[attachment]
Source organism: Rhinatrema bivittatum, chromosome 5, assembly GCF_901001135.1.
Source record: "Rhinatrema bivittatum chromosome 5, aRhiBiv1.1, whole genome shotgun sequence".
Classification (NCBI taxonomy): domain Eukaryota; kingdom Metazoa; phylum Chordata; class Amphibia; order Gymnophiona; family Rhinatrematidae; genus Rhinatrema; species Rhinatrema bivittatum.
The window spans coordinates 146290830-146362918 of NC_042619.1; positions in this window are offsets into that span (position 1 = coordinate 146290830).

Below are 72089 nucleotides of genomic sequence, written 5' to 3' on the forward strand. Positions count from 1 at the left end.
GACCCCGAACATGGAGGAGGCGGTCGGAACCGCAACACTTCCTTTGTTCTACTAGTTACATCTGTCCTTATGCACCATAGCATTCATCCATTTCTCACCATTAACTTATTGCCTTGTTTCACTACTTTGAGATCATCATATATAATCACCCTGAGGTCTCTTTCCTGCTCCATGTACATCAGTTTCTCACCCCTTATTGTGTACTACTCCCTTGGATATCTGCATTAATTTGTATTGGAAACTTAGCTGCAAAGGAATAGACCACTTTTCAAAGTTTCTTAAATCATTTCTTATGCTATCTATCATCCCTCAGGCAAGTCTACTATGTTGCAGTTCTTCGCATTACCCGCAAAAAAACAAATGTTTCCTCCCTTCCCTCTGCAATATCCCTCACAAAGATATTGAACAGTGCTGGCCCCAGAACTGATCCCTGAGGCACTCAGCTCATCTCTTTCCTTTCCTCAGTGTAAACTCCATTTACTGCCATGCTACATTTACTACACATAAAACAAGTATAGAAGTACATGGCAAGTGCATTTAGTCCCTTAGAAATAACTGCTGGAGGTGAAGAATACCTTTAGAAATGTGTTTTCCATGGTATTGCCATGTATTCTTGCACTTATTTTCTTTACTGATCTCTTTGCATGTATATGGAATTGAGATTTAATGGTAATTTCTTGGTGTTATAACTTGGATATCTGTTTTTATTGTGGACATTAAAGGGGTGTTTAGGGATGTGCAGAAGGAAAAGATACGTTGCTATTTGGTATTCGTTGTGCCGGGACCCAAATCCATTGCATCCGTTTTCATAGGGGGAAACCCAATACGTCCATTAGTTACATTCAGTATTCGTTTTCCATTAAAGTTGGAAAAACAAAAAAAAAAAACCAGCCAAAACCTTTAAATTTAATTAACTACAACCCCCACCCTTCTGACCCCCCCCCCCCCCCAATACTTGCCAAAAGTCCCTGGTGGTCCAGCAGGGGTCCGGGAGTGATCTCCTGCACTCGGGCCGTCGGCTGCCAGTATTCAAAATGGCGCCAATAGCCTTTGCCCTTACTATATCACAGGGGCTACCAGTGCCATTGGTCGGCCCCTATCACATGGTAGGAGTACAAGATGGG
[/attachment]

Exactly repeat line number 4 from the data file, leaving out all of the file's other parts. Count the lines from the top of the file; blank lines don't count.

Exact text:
The window spans coordinates 146290830-146362918 of NC_042619.1; positions in this window are offsets into that span (position 1 = coordinate 146290830).